Art Review

The Electric Fountain at City Park

I'm a political junkie, so having the Democratic National Convention here was a treat. And since Denver strategically spiffed up over the last few months in preparation, it was a delight to see our beloved city looking sensational on TV and giving us some civic pride.

There were glamour shots of the Pepsi Center, Invesco Field at Mile High, Union Station, the Civic Center, and, of course, that postcard view of the skyline from City Park, with Ferril Lake and the boathouse in the foreground. But careful observers might have noticed that the traditional shot had undergone a subtle change.

In Ferril Lake is a set of geysers, the central one rising to a tremendous height. At night, the water is lit by colored lights. Called the Electric Fountain (pictured), it might seem like a Las Vegas-style addition to the traditional surroundings, except that it can trace its lineage back to a similar fountain built there a century ago.

In the first decade of the twentieth century, electricity was fairly new, and people went wild for it. Denver had really gotten into the act. So with the Democrats due for their first convention here in summer of 1908, Frederic Darlington, who had a reputation for creating electrified water and light shows, was commissioned to create one for City Park. Darlington built fountains in major cities across this country, but by 2006, the only one remaining was in City Park. Larry Kerecman discovered the ruins of the Darlington in the '80s, but it was only a few years ago that he started an effort to save it.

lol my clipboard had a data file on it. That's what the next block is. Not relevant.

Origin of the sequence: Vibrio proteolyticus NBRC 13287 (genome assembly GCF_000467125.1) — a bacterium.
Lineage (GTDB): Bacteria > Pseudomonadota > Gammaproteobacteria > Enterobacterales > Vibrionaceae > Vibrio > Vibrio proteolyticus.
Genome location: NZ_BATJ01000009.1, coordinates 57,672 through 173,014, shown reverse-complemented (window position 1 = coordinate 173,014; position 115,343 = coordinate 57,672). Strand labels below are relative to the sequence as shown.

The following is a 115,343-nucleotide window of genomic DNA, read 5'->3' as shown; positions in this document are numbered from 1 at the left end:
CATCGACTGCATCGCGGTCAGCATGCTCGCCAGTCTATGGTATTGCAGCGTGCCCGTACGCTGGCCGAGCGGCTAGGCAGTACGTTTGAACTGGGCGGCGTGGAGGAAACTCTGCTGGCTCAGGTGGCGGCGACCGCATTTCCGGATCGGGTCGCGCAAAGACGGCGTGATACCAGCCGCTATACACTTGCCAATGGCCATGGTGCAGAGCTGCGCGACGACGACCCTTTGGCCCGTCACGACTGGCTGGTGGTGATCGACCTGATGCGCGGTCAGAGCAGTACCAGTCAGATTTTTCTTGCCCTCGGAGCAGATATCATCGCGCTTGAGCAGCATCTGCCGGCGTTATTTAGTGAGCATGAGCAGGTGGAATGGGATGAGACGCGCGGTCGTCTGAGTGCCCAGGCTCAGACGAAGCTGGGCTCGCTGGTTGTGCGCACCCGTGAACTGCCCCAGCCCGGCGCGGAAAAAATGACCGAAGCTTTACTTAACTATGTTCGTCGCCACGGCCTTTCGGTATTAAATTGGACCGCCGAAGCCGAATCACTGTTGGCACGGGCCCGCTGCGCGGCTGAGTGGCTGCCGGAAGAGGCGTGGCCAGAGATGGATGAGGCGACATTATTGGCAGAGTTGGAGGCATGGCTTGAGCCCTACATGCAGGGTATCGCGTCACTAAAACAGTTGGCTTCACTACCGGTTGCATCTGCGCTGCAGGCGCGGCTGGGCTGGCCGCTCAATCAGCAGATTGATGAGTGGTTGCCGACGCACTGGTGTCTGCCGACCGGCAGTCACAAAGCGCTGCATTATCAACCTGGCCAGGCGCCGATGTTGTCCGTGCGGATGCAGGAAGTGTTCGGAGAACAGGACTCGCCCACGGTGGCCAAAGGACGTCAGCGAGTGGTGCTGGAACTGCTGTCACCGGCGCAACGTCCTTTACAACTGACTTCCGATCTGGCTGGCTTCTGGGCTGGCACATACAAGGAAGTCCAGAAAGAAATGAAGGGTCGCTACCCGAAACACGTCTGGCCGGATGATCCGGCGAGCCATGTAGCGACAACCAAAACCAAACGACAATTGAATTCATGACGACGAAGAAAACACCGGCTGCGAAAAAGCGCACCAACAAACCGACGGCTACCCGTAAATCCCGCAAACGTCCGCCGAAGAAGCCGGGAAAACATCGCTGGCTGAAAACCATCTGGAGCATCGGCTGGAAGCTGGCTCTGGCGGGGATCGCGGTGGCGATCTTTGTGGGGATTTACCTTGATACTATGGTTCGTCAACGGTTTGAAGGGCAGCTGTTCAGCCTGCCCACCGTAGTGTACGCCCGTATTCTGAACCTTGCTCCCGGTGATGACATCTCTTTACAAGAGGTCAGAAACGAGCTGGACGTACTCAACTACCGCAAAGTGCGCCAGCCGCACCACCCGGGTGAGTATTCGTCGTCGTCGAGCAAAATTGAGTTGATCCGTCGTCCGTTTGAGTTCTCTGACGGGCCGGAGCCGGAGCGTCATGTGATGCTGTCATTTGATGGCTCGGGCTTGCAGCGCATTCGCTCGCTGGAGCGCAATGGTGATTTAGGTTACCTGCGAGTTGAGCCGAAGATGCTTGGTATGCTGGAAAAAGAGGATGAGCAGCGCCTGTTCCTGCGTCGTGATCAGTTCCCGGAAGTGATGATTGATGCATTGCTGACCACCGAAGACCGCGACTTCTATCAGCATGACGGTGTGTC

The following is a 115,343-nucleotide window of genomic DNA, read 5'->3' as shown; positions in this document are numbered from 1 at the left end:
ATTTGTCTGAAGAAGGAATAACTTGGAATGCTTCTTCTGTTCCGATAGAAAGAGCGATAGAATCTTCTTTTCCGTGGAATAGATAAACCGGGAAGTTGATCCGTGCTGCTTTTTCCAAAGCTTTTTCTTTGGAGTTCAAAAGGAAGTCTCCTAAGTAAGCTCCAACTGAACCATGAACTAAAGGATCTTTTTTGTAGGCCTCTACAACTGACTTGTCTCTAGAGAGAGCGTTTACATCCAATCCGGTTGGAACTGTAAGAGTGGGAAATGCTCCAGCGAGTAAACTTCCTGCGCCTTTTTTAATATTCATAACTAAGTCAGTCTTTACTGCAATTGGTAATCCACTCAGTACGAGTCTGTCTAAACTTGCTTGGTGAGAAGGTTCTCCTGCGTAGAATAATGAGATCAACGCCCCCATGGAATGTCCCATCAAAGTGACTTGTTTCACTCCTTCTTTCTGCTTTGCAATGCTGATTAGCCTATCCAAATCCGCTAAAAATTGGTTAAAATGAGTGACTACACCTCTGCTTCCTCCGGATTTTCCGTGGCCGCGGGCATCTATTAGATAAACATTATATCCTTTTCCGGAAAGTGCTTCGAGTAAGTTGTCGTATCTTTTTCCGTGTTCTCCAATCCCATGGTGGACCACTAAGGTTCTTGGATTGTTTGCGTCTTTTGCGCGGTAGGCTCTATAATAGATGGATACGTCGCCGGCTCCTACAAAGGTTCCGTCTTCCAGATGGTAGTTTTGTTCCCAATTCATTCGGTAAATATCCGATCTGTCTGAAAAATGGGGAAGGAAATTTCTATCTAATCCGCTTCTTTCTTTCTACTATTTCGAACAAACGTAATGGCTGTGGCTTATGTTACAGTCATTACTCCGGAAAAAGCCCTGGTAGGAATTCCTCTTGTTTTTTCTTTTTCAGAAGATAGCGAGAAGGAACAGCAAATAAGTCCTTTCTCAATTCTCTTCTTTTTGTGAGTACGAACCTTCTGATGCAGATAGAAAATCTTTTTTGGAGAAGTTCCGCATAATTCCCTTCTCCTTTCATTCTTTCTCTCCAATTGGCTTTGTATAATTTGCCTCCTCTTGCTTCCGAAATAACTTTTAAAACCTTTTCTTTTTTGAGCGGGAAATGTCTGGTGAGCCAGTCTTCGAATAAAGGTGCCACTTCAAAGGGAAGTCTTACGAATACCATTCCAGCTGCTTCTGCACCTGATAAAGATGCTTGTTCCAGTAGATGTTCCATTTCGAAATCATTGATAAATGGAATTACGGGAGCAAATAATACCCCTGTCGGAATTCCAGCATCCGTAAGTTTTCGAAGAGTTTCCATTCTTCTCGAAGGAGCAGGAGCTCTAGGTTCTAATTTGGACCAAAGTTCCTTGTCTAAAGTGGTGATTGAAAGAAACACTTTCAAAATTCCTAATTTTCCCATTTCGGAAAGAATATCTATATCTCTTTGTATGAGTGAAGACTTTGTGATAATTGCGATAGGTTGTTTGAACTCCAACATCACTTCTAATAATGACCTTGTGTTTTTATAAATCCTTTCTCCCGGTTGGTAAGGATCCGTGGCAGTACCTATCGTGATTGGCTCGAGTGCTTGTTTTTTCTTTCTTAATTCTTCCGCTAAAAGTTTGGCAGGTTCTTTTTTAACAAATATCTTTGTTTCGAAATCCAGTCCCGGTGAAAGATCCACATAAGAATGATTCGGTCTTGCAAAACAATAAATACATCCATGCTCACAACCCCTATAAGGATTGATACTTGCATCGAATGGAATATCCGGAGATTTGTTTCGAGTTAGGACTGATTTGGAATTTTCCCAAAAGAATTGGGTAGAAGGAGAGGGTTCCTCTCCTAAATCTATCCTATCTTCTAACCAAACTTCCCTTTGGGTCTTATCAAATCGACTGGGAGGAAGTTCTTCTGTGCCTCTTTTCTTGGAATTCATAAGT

Now the story gets a little sad. Instead of restoring the fountain, the city's parks and recreation department demolished it and built a reproduction featuring state-of-the-art computerized technology. To a viewer, the effect is doubtless similar to the Darlington original, but from a historic standpoint, it's nothing more than a copy.

Setting aside the moral issue of the real Darlington having been ignobly placed in the dumpster of history, the new Electric Fountain is a nice addition to the park and to that iconic view of Denver.

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Michael Paglia is an art historian and writer whose columns have appeared in Westword since 1995; his essays on the visual arts have also been published in national periodicals including Art News, Architecture, Art Ltd., Modernism, Art & Auction and Sculpture Magazine. He taught art history at the University of Colorado Denver.
Contact: Michael Paglia